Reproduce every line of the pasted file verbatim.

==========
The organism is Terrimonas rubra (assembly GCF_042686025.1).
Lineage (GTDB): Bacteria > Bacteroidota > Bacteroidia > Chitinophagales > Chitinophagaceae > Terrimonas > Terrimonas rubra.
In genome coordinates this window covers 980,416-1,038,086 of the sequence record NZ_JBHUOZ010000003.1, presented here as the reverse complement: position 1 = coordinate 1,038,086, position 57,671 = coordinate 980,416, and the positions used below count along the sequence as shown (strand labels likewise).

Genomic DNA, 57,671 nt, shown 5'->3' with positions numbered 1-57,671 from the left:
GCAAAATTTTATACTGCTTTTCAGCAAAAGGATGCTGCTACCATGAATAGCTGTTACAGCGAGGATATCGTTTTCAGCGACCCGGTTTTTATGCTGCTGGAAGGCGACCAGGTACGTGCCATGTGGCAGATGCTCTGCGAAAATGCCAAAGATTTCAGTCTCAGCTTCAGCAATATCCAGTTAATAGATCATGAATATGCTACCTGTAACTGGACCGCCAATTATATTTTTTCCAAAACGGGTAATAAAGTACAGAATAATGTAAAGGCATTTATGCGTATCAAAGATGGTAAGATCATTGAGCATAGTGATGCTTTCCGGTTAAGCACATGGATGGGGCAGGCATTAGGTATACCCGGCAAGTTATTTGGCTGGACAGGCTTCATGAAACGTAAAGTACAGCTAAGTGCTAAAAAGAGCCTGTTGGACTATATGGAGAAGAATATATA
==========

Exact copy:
The organism is Terrimonas rubra (assembly GCF_042686025.1).
Lineage (GTDB): Bacteria > Bacteroidota > Bacteroidia > Chitinophagales > Chitinophagaceae > Terrimonas > Terrimonas rubra.
In genome coordinates this window covers 980,416-1,038,086 of the sequence record NZ_JBHUOZ010000003.1, presented here as the reverse complement: position 1 = coordinate 1,038,086, position 57,671 = coordinate 980,416, and the positions used below count along the sequence as shown (strand labels likewise).

Genomic DNA, 57,671 nt, shown 5'->3' with positions numbered 1-57,671 from the left:
GCAAAATTTTATACTGCTTTTCAGCAAAAGGATGCTGCTACCATGAATAGCTGTTACAGCGAGGATATCGTTTTCAGCGACCCGGTTTTTATGCTGCTGGAAGGCGACCAGGTACGTGCCATGTGGCAGATGCTCTGCGAAAATGCCAAAGATTTCAGTCTCAGCTTCAGCAATATCCAGTTAATAGATCATGAATATGCTACCTGTAACTGGACCGCCAATTATATTTTTTCCAAAACGGGTAATAAAGTACAGAATAATGTAAAGGCATTTATGCGTATCAAAGATGGTAAGATCATTGAGCATAGTGATGCTTTCCGGTTAAGCACATGGATGGGGCAGGCATTAGGTATACCCGGCAAGTTATTTGGCTGGACAGGCTTCATGAAACGTAAAGTACAGCTAAGTGCTAAAAAGAGCCTGTTGGACTATATGGAGAAGAATATATA